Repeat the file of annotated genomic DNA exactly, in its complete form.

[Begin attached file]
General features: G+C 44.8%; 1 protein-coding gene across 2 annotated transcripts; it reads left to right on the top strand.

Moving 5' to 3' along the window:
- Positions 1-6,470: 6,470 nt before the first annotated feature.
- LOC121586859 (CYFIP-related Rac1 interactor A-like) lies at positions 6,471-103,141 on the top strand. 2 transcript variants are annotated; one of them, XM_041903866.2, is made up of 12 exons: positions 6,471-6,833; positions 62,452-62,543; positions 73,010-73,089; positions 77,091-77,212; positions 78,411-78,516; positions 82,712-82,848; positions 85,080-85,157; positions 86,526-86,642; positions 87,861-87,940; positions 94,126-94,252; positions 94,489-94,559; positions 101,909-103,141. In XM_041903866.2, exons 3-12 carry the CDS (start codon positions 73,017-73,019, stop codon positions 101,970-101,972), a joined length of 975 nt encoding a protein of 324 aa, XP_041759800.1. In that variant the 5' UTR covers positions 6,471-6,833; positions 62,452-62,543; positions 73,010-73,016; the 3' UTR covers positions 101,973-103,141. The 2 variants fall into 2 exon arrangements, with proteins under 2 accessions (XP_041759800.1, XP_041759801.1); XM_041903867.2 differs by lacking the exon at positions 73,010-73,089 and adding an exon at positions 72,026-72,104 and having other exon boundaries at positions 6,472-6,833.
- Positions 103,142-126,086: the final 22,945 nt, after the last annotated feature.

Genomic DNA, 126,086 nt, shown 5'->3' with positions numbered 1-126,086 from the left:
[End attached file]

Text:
General features: G+C 44.8%; 1 protein-coding gene across 2 annotated transcripts; it reads left to right on the top strand.

Moving 5' to 3' along the window:
- Positions 1-6,470: 6,470 nt before the first annotated feature.
- LOC121586859 (CYFIP-related Rac1 interactor A-like) lies at positions 6,471-103,141 on the top strand. 2 transcript variants are annotated; one of them, XM_041903866.2, is made up of 12 exons: positions 6,471-6,833; positions 62,452-62,543; positions 73,010-73,089; positions 77,091-77,212; positions 78,411-78,516; positions 82,712-82,848; positions 85,080-85,157; positions 86,526-86,642; positions 87,861-87,940; positions 94,126-94,252; positions 94,489-94,559; positions 101,909-103,141. In XM_041903866.2, exons 3-12 carry the CDS (start codon positions 73,017-73,019, stop codon positions 101,970-101,972), a joined length of 975 nt encoding a protein of 324 aa, XP_041759800.1. In that variant the 5' UTR covers positions 6,471-6,833; positions 62,452-62,543; positions 73,010-73,016; the 3' UTR covers positions 101,973-103,141. The 2 variants fall into 2 exon arrangements, with proteins under 2 accessions (XP_041759800.1, XP_041759801.1); XM_041903867.2 differs by lacking the exon at positions 73,010-73,089 and adding an exon at positions 72,026-72,104 and having other exon boundaries at positions 6,472-6,833.
- Positions 103,142-126,086: the final 22,945 nt, after the last annotated feature.

Genomic DNA, 126,086 nt, shown 5'->3' with positions numbered 1-126,086 from the left: